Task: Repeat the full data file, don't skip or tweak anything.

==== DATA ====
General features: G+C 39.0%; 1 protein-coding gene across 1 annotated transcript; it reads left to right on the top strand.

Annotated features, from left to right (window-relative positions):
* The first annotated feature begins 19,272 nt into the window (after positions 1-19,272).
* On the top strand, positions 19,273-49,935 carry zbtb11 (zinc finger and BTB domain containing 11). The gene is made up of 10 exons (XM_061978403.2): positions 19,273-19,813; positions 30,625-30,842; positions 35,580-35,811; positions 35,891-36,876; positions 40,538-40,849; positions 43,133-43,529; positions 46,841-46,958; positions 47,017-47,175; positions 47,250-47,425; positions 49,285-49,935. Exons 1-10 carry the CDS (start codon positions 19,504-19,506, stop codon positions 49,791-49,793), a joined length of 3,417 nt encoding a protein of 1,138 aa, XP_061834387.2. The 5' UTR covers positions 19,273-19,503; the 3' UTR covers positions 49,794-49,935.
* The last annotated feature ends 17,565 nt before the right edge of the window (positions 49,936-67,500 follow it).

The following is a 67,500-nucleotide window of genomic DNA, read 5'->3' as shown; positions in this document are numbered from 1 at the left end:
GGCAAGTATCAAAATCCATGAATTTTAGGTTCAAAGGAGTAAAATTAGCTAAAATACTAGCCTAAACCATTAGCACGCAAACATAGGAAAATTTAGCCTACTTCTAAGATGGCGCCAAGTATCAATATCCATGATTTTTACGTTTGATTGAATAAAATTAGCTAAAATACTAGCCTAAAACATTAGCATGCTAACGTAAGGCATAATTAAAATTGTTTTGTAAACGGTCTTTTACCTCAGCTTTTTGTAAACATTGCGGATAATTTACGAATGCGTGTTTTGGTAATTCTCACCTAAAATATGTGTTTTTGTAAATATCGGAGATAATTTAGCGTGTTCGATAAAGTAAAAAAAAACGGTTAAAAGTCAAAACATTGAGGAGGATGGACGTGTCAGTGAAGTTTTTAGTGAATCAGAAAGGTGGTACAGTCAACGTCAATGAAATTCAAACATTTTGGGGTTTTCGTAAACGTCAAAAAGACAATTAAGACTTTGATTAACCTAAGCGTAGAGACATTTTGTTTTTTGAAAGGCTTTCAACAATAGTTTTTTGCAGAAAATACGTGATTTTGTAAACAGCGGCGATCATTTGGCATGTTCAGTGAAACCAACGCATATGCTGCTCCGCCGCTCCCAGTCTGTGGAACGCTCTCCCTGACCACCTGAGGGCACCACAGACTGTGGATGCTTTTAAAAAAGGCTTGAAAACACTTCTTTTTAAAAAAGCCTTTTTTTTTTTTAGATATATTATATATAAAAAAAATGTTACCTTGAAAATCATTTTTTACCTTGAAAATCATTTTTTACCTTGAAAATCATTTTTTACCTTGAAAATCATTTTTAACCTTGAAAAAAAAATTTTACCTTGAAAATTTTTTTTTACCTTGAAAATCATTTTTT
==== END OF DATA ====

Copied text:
General features: G+C 39.0%; 1 protein-coding gene across 1 annotated transcript; it reads left to right on the top strand.

Annotated features, from left to right (window-relative positions):
* The first annotated feature begins 19,272 nt into the window (after positions 1-19,272).
* On the top strand, positions 19,273-49,935 carry zbtb11 (zinc finger and BTB domain containing 11). The gene is made up of 10 exons (XM_061978403.2): positions 19,273-19,813; positions 30,625-30,842; positions 35,580-35,811; positions 35,891-36,876; positions 40,538-40,849; positions 43,133-43,529; positions 46,841-46,958; positions 47,017-47,175; positions 47,250-47,425; positions 49,285-49,935. Exons 1-10 carry the CDS (start codon positions 19,504-19,506, stop codon positions 49,791-49,793), a joined length of 3,417 nt encoding a protein of 1,138 aa, XP_061834387.2. The 5' UTR covers positions 19,273-19,503; the 3' UTR covers positions 49,794-49,935.
* The last annotated feature ends 17,565 nt before the right edge of the window (positions 49,936-67,500 follow it).

The following is a 67,500-nucleotide window of genomic DNA, read 5'->3' as shown; positions in this document are numbered from 1 at the left end:
GGCAAGTATCAAAATCCATGAATTTTAGGTTCAAAGGAGTAAAATTAGCTAAAATACTAGCCTAAACCATTAGCACGCAAACATAGGAAAATTTAGCCTACTTCTAAGATGGCGCCAAGTATCAATATCCATGATTTTTACGTTTGATTGAATAAAATTAGCTAAAATACTAGCCTAAAACATTAGCATGCTAACGTAAGGCATAATTAAAATTGTTTTGTAAACGGTCTTTTACCTCAGCTTTTTGTAAACATTGCGGATAATTTACGAATGCGTGTTTTGGTAATTCTCACCTAAAATATGTGTTTTTGTAAATATCGGAGATAATTTAGCGTGTTCGATAAAGTAAAAAAAAACGGTTAAAAGTCAAAACATTGAGGAGGATGGACGTGTCAGTGAAGTTTTTAGTGAATCAGAAAGGTGGTACAGTCAACGTCAATGAAATTCAAACATTTTGGGGTTTTCGTAAACGTCAAAAAGACAATTAAGACTTTGATTAACCTAAGCGTAGAGACATTTTGTTTTTTGAAAGGCTTTCAACAATAGTTTTTTGCAGAAAATACGTGATTTTGTAAACAGCGGCGATCATTTGGCATGTTCAGTGAAACCAACGCATATGCTGCTCCGCCGCTCCCAGTCTGTGGAACGCTCTCCCTGACCACCTGAGGGCACCACAGACTGTGGATGCTTTTAAAAAAGGCTTGAAAACACTTCTTTTTAAAAAAGCCTTTTTTTTTTTTAGATATATTATATATAAAAAAAATGTTACCTTGAAAATCATTTTTTACCTTGAAAATCATTTTTTACCTTGAAAATCATTTTTTACCTTGAAAATCATTTTTAACCTTGAAAAAAAAATTTTACCTTGAAAATTTTTTTTTACCTTGAAAATCATTTTTT